The study find that the Creamy and rich, yogurt is a versatile dairy food that can be turned into delicious meals. It’s high in protein, probiotics to help with digestion, and other essential nutrients like calcium. Research has shown that the fat in yogurt doesn’t damage your heart, so full-fat is fine unless you’re on a low-fat diet for health or to lose weight. In this case, 0% fat is for you.
The Creamy and rich yogurt
When it comes to yogurt flavors, however, skip the “fruit on the bottom” varieties and avoid the kids’ brands that come in a tube and have loads of sugar. Instead, start with plain yogurt and flavor it yourself. For extra creaminess, go for Greek yogurt. Thicker than sour cream, it can be used in its place in many recipes.
If you don’t want the tanginess of plain yogurt, stir in the sweetener of your choice. This way you can control the amount of sugar. Also remember to check the expiration date before you buy. While you’re in the dairy section, check out kefir, a yogurt-like drink that contains even more probiotics than yogurt. It’s a great base for smoothies.
The expiration date
Whether you prefer yogurt or kefir, here are three fun ways to enjoy them: For a fast dip, stir dried onions into 2% Greek yogurt along with celery salt, Worcestershire sauce, soy sauce and black pepper to taste. For a savory craving, whisk together a quarter-cup crumbled blue cheese and a half-cup nonfat plain yogurt, then add two tablespoons of balsamic vinegar.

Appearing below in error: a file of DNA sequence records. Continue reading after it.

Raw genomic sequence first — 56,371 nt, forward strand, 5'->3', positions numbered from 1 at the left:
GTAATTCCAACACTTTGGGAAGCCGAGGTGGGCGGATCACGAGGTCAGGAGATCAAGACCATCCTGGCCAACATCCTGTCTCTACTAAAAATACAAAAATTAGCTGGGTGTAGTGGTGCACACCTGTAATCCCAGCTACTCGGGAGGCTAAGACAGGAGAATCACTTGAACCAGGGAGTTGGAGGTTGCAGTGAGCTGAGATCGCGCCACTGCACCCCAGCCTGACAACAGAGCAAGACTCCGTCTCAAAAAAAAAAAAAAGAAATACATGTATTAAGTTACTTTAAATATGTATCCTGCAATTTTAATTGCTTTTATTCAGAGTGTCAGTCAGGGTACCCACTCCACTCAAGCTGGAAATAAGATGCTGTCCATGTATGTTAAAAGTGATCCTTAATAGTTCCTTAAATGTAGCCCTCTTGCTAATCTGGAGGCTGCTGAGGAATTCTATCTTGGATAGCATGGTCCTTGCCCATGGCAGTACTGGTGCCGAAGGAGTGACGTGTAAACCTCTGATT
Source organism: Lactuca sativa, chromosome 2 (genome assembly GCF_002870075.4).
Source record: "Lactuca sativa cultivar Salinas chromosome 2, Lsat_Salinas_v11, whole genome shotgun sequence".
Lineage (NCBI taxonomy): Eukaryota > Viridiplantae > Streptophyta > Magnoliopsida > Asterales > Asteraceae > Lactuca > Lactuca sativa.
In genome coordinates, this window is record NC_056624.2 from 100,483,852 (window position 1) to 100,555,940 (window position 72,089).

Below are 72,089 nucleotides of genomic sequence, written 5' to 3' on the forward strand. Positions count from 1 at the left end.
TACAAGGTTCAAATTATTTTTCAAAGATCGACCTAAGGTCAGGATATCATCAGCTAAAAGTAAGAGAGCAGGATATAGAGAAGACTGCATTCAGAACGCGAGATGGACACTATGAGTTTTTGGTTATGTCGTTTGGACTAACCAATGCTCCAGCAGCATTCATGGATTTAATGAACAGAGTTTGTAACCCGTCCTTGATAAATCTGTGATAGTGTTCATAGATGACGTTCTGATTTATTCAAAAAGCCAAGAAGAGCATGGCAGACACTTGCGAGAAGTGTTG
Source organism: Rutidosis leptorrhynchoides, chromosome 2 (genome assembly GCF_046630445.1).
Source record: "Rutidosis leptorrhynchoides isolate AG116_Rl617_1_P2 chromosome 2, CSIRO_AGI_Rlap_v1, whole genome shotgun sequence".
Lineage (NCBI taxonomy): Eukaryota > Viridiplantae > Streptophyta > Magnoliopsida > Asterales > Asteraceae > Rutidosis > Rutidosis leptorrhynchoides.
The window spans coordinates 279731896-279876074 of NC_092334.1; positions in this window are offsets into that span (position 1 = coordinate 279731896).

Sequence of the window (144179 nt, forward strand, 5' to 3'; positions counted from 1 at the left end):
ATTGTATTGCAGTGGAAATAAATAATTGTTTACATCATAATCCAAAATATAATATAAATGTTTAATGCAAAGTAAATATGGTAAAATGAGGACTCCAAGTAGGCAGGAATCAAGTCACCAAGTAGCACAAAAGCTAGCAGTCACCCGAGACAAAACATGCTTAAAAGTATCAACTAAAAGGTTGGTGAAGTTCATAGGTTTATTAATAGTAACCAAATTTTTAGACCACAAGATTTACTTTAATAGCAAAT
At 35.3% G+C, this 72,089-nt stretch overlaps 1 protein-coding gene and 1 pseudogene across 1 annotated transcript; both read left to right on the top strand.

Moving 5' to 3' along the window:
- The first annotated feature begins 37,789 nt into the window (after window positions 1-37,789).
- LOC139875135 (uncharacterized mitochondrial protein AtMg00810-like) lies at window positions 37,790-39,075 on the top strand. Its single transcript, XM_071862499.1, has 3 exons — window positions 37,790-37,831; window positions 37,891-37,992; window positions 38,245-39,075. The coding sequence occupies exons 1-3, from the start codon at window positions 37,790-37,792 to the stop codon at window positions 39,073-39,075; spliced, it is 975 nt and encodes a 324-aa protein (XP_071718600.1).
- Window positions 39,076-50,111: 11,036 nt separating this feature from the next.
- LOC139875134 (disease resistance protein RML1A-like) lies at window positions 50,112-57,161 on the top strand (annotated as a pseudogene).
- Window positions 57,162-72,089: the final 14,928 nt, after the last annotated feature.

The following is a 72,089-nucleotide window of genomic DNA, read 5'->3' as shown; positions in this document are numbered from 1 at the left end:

A dip perfect for bell pepper wedges and carrot sticks, this makes about three-quarters of a cup multiply as needed for a crowd. To satisfy a sweet tooth, top plain Greek yogurt with fresh berries and chopped dark chocolate or a sprinkle of dried fruit like cherries or mango. Add a drizzle of honey and dig in.Yogurt is often included on healthy food lists and for good reason.
Provides numerous vitamins
Yogurt is highly nutritious and is an excellent source of protein, calcium and potassium. It provides numerous vitamins and minerals and is relatively low in calories. The Dietary Guidelines for Americans recommend that individuals ages 9 and older consume 3 servings of milk, cheese or yogurt each day; children 4-8 years should consume 2-1/2 servings.
One serving of yogurt is one 8-ounce cup or container. For a complete listing of the nutrients in yogurt, see the table below.Yogurt is a cultured milk product that is soured and thickened by the action of specific lactic acid-producing cultures added to milk. The lactic acid produced by the culture coagulates the milk protein, thickening the milk and adding the characteristic sour flavor. The starter cultures or probiotics used to make yogurt are Lactobacillus bulgaricus and Streptococcus thermophilus.